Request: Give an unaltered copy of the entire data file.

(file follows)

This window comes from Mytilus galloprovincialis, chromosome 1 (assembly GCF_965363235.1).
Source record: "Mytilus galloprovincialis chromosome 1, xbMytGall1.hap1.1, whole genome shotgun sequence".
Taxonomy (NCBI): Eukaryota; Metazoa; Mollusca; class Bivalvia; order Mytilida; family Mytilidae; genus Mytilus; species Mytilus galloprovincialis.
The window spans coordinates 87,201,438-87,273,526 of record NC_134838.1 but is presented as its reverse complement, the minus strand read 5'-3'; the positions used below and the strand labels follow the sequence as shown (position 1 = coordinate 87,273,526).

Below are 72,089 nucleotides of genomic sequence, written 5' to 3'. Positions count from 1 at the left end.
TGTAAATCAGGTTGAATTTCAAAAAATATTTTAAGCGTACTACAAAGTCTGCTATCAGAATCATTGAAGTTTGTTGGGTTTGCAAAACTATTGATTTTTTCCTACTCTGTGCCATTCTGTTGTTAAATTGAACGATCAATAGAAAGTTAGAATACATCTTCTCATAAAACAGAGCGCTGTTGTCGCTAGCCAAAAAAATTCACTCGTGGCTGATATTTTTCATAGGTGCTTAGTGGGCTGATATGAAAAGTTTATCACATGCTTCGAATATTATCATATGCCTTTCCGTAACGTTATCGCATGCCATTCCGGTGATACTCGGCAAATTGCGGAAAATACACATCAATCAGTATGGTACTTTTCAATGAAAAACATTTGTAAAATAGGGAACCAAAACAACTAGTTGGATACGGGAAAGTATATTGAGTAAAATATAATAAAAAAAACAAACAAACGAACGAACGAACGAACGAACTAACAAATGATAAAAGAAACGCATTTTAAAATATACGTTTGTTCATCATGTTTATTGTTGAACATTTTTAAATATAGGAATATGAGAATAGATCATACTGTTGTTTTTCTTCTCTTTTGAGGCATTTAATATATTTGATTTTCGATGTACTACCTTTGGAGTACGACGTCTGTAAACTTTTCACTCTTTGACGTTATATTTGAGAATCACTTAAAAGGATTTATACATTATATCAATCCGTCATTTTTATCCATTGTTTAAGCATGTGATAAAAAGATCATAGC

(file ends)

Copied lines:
This window comes from Mytilus galloprovincialis, chromosome 1 (assembly GCF_965363235.1).
Source record: "Mytilus galloprovincialis chromosome 1, xbMytGall1.hap1.1, whole genome shotgun sequence".
Taxonomy (NCBI): Eukaryota; Metazoa; Mollusca; class Bivalvia; order Mytilida; family Mytilidae; genus Mytilus; species Mytilus galloprovincialis.
The window spans coordinates 87,201,438-87,273,526 of record NC_134838.1 but is presented as its reverse complement, the minus strand read 5'-3'; the positions used below and the strand labels follow the sequence as shown (position 1 = coordinate 87,273,526).

Below are 72,089 nucleotides of genomic sequence, written 5' to 3'. Positions count from 1 at the left end.
TGTAAATCAGGTTGAATTTCAAAAAATATTTTAAGCGTACTACAAAGTCTGCTATCAGAATCATTGAAGTTTGTTGGGTTTGCAAAACTATTGATTTTTTCCTACTCTGTGCCATTCTGTTGTTAAATTGAACGATCAATAGAAAGTTAGAATACATCTTCTCATAAAACAGAGCGCTGTTGTCGCTAGCCAAAAAAATTCACTCGTGGCTGATATTTTTCATAGGTGCTTAGTGGGCTGATATGAAAAGTTTATCACATGCTTCGAATATTATCATATGCCTTTCCGTAACGTTATCGCATGCCATTCCGGTGATACTCGGCAAATTGCGGAAAATACACATCAATCAGTATGGTACTTTTCAATGAAAAACATTTGTAAAATAGGGAACCAAAACAACTAGTTGGATACGGGAAAGTATATTGAGTAAAATATAATAAAAAAAACAAACAAACGAACGAACGAACGAACGAACTAACAAATGATAAAAGAAACGCATTTTAAAATATACGTTTGTTCATCATGTTTATTGTTGAACATTTTTAAATATAGGAATATGAGAATAGATCATACTGTTGTTTTTCTTCTCTTTTGAGGCATTTAATATATTTGATTTTCGATGTACTACCTTTGGAGTACGACGTCTGTAAACTTTTCACTCTTTGACGTTATATTTGAGAATCACTTAAAAGGATTTATACATTATATCAATCCGTCATTTTTATCCATTGTTTAAGCATGTGATAAAAAGATCATAGC